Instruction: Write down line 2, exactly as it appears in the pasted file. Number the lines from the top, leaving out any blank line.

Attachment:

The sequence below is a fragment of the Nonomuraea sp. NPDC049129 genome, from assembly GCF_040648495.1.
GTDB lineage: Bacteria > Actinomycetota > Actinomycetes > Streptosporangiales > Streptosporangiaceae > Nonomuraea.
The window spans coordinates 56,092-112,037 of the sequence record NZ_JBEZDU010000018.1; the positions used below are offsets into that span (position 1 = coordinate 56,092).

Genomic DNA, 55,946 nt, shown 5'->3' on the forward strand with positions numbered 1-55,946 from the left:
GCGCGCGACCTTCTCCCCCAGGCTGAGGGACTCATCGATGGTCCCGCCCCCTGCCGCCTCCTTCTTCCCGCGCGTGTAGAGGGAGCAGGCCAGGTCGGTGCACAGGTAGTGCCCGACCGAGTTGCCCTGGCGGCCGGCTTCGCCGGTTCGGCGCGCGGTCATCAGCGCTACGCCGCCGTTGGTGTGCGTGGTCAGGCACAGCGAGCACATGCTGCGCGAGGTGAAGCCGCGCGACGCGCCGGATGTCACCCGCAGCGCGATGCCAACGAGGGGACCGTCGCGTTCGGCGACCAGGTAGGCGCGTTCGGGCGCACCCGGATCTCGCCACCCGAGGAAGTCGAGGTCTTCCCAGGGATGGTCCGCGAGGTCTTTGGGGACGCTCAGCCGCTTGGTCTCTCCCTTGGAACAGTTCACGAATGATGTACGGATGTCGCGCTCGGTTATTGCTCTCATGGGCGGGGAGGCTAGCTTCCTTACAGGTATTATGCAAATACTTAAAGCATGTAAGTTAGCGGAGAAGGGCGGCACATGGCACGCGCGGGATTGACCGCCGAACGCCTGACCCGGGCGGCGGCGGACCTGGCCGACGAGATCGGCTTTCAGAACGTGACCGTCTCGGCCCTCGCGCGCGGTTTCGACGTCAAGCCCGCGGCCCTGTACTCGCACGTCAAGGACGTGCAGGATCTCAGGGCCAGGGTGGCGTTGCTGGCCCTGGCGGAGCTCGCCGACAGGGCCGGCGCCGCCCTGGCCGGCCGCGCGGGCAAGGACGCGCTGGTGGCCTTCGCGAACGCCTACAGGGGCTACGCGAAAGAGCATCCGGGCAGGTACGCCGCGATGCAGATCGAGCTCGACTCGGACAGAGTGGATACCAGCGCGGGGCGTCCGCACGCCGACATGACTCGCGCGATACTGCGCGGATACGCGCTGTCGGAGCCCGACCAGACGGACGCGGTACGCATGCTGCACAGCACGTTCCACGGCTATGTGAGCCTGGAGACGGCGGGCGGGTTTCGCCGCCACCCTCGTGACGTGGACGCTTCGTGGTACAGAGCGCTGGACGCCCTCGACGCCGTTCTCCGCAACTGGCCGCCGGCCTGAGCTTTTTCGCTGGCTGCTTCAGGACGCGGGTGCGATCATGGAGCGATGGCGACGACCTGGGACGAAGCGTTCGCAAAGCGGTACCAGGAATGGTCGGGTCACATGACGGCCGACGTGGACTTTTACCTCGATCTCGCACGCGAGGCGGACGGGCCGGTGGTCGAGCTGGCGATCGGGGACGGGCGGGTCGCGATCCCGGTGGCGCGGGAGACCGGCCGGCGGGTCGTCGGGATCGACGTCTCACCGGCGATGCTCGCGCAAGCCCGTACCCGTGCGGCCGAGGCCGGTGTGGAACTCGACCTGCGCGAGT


GTDB lineage: Bacteria > Actinomycetota > Actinomycetes > Streptosporangiales > Streptosporangiaceae > Nonomuraea.